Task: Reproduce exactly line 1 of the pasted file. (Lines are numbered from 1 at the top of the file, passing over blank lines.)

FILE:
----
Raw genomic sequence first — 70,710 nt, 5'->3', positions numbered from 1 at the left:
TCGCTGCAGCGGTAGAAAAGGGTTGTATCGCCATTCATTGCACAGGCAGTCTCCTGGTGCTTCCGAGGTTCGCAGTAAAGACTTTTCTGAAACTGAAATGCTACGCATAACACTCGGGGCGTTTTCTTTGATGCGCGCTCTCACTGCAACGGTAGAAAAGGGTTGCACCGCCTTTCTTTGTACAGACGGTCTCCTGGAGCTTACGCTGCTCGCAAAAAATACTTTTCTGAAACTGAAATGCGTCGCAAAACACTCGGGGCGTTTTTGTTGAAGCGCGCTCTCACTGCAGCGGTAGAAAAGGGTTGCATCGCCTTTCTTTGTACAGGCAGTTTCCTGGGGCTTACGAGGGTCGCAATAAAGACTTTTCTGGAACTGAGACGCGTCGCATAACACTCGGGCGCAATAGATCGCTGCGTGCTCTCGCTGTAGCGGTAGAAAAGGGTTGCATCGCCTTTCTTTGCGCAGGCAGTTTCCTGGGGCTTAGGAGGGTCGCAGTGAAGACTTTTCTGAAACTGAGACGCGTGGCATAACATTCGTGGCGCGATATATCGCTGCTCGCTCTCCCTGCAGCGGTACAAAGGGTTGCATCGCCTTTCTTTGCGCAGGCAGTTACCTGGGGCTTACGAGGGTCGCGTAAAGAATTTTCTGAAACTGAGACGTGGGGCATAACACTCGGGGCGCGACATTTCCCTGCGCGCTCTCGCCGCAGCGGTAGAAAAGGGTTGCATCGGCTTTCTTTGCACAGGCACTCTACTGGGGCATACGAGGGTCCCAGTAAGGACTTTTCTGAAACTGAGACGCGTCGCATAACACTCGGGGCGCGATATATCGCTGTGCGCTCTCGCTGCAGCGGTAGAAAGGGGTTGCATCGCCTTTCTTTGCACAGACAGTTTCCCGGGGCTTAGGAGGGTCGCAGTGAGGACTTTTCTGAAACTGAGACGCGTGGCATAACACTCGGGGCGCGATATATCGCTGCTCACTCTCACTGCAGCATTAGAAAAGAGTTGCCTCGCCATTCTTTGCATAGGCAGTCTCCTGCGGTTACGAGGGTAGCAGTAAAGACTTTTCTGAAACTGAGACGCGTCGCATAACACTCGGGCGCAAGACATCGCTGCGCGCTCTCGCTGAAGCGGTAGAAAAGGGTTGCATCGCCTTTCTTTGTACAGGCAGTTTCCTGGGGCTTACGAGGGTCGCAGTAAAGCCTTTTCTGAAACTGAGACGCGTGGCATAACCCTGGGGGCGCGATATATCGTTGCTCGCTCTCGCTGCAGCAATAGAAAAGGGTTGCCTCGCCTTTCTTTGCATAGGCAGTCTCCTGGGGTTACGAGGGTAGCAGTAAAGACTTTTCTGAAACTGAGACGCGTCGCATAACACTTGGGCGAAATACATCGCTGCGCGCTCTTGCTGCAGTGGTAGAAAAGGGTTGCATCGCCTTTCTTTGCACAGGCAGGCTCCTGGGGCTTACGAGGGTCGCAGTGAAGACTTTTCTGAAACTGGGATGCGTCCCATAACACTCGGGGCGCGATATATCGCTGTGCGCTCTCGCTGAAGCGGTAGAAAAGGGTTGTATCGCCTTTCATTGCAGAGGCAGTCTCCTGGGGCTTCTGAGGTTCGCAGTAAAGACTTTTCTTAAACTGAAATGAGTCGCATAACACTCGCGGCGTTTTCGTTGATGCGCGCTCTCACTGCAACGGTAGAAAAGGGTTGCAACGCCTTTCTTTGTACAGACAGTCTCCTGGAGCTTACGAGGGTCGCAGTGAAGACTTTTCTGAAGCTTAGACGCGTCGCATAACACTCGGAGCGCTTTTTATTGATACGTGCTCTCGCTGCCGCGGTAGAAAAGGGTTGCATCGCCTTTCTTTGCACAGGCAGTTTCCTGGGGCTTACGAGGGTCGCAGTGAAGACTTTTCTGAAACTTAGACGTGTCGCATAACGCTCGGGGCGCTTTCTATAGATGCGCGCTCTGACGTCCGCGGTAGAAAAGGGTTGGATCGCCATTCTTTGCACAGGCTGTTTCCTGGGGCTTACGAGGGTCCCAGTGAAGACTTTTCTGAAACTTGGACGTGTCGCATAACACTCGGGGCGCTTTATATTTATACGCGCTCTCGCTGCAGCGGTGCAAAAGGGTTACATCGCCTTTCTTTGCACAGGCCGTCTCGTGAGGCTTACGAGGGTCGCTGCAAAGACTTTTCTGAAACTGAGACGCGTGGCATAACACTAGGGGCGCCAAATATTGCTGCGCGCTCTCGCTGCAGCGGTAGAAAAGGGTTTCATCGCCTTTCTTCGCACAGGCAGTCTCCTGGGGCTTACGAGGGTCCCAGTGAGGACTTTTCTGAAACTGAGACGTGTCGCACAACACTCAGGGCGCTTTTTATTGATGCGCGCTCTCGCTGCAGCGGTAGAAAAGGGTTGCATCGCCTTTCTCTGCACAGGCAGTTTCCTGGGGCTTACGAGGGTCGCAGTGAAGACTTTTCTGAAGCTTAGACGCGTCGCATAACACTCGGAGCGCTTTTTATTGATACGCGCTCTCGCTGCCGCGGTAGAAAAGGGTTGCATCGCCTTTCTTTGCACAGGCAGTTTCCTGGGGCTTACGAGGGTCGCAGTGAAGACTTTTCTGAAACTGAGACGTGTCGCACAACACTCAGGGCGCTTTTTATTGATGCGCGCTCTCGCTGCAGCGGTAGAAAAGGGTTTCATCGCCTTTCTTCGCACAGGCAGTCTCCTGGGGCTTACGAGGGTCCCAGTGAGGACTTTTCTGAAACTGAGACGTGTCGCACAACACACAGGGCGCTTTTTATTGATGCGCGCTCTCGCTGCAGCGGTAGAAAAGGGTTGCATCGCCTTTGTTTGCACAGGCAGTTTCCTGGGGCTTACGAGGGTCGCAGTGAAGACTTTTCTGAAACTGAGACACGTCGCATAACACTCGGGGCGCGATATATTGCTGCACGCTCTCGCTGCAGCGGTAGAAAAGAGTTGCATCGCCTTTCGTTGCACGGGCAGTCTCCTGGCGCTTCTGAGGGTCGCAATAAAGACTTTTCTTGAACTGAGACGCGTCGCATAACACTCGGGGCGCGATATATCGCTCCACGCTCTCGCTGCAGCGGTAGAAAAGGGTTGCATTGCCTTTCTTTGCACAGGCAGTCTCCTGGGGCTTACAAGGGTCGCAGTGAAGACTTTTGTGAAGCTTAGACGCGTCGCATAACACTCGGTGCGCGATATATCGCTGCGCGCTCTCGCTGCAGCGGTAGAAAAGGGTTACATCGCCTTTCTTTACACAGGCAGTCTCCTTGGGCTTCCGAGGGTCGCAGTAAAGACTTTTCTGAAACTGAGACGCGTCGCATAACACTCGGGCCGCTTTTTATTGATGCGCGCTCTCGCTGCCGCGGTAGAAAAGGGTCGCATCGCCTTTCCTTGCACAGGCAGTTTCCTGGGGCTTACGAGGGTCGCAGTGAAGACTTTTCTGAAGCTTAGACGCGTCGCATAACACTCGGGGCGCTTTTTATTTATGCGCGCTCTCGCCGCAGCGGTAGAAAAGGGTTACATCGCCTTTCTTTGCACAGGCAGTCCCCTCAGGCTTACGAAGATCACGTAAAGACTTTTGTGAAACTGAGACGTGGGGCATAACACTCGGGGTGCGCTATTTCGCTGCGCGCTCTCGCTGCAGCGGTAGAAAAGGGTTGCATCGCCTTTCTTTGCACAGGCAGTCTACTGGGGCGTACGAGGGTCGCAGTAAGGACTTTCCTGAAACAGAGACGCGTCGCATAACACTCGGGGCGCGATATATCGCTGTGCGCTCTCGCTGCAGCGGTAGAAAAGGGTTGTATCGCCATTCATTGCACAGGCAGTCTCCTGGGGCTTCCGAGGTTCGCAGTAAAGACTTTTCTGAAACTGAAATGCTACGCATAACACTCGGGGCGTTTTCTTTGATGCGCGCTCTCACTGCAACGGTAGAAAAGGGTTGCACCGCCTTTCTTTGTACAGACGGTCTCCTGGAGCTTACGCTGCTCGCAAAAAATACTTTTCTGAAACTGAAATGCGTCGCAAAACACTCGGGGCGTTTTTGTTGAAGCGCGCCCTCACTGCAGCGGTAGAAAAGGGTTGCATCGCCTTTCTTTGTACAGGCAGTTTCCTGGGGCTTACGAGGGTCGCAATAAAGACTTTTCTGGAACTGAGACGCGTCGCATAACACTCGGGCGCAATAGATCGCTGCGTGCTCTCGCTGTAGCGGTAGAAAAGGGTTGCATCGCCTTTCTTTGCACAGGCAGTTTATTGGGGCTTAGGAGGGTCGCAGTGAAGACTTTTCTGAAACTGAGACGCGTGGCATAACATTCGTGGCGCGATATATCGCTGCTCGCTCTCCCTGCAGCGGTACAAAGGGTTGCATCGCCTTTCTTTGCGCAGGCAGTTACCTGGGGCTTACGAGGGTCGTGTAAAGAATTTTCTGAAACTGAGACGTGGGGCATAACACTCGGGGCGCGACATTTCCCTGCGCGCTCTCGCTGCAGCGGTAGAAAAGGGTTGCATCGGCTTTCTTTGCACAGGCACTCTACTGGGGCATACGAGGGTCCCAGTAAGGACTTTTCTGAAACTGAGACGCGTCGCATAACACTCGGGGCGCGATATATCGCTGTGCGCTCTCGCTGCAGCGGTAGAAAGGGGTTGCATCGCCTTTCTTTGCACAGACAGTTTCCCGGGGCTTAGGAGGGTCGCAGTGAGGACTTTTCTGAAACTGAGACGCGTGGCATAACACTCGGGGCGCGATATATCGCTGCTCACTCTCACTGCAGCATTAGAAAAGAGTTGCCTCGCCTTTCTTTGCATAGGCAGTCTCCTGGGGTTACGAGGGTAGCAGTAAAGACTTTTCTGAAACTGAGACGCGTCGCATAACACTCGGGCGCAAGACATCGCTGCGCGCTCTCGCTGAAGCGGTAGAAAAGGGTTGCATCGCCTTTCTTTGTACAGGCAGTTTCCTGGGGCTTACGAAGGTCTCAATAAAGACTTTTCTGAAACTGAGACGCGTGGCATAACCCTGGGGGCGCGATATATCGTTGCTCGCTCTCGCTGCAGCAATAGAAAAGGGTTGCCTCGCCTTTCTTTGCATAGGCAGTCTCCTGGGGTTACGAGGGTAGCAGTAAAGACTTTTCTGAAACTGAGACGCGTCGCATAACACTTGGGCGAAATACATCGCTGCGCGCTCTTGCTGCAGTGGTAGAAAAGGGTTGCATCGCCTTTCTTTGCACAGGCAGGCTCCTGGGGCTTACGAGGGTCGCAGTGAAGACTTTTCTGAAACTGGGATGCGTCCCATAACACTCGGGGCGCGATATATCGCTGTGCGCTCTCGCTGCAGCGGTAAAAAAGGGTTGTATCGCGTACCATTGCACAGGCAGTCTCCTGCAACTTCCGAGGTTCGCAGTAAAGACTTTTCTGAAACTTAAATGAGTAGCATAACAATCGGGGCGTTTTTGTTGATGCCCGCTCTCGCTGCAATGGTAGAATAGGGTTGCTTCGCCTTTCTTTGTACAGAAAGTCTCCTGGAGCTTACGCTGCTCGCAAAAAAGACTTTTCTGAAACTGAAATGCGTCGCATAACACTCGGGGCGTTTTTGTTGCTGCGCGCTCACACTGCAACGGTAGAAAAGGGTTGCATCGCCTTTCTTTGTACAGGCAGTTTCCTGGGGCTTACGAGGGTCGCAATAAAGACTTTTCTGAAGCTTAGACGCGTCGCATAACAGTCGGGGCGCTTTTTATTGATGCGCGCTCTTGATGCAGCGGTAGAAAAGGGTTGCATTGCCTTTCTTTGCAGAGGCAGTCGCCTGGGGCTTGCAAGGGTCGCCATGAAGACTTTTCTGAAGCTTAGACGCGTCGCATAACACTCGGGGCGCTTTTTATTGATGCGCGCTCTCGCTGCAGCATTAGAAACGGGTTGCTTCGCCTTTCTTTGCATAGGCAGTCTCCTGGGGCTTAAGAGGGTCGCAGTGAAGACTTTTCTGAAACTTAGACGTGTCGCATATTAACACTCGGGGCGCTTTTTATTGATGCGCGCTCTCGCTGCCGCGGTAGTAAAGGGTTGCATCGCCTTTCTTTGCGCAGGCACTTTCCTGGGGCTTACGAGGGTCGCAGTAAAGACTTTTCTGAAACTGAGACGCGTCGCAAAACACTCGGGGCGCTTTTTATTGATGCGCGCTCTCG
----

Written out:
Raw genomic sequence first — 70,710 nt, 5'->3', positions numbered from 1 at the left: